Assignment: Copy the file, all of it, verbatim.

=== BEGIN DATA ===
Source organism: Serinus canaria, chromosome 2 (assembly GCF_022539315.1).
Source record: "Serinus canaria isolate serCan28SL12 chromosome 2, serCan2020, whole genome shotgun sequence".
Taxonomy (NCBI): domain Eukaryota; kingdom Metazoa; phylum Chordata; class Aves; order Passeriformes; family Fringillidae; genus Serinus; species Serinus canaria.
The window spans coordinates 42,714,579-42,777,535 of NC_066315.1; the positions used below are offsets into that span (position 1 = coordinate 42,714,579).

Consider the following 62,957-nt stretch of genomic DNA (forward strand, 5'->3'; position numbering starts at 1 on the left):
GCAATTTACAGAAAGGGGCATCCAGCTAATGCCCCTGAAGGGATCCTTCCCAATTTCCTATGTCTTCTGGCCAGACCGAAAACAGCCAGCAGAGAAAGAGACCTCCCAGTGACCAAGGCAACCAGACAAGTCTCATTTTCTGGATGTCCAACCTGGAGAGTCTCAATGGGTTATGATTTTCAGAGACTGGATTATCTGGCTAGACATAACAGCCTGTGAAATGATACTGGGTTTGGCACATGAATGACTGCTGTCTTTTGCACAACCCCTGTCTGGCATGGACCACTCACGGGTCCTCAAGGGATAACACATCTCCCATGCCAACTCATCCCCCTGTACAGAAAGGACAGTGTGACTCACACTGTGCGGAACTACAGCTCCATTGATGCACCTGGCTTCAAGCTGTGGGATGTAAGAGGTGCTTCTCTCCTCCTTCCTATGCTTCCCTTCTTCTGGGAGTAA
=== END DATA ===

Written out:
Source organism: Serinus canaria, chromosome 2 (assembly GCF_022539315.1).
Source record: "Serinus canaria isolate serCan28SL12 chromosome 2, serCan2020, whole genome shotgun sequence".
Taxonomy (NCBI): domain Eukaryota; kingdom Metazoa; phylum Chordata; class Aves; order Passeriformes; family Fringillidae; genus Serinus; species Serinus canaria.
The window spans coordinates 42,714,579-42,777,535 of NC_066315.1; the positions used below are offsets into that span (position 1 = coordinate 42,714,579).

Consider the following 62,957-nt stretch of genomic DNA (forward strand, 5'->3'; position numbering starts at 1 on the left):
GCAATTTACAGAAAGGGGCATCCAGCTAATGCCCCTGAAGGGATCCTTCCCAATTTCCTATGTCTTCTGGCCAGACCGAAAACAGCCAGCAGAGAAAGAGACCTCCCAGTGACCAAGGCAACCAGACAAGTCTCATTTTCTGGATGTCCAACCTGGAGAGTCTCAATGGGTTATGATTTTCAGAGACTGGATTATCTGGCTAGACATAACAGCCTGTGAAATGATACTGGGTTTGGCACATGAATGACTGCTGTCTTTTGCACAACCCCTGTCTGGCATGGACCACTCACGGGTCCTCAAGGGATAACACATCTCCCATGCCAACTCATCCCCCTGTACAGAAAGGACAGTGTGACTCACACTGTGCGGAACTACAGCTCCATTGATGCACCTGGCTTCAAGCTGTGGGATGTAAGAGGTGCTTCTCTCCTCCTTCCTATGCTTCCCTTCTTCTGGGAGTAA